In re K.A., 233 N.C. App. 119 (2014)

Reversed and Remanded
  • Collateral estoppel does not apply when the two actions require different burdens of proof:  preponderance of the evidence in a Chapter 50 action versus clear and convincing evidence in a Chapter 7B abuse, neglect, or dependency adjudication. No exception arises from the best interests of the child analysis that is applied in both types of proceedings.
  • Facts:  A G.S. Chapter 50 civil custody action between Respondent Mother and Respondent Father awarded legal custody of the parties’ three children to Respondent Father.  The Court found that Respondent Mother had perpetuated a false set of beliefs, in alleging the father had molested and/or abused one of the children, and that the children now believed those false beliefs. Physical custody of two of the children was placed with the father, and the father was ordered to participate in counseling with the third child to prepare her for the transition to his home. One week later, DSS filed a petition alleging that all three children were abused, neglected, and dependent, and the child who was not in Respondent Father’s physical custody was placed in foster care.  At the adjudication hearing, the court determined Respondent Mother was collaterally estopped from re-litigating the issues that were litigated in the Chapter 50 action, specifically the allegations that Respondent Father had abused the children, thereby limiting the evidence Respondent Mother was able to introduce at the hearing. The court adjudicated all three children neglected and the child who was in foster care dependent as well.  Respondent Mother appeals.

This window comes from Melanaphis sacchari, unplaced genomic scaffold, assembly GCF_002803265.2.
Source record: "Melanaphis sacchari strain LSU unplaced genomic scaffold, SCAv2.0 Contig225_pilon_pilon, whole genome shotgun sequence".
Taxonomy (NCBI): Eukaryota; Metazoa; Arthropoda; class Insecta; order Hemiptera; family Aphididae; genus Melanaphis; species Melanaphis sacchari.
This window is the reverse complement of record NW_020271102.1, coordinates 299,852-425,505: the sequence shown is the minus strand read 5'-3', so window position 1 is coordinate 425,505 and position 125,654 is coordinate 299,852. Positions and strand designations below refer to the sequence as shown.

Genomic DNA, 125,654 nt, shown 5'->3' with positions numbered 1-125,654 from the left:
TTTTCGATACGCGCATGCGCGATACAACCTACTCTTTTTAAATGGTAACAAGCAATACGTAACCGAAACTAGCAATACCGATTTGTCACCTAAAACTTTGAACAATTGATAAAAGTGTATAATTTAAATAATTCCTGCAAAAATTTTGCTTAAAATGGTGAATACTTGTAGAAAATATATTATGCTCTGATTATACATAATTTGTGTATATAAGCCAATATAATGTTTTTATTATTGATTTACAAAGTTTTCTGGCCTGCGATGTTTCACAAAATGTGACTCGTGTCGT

Abuse, Neglect, Dependency
Adjudicatory Hearing
Click on a term below for additional case summaries tagged with the same term.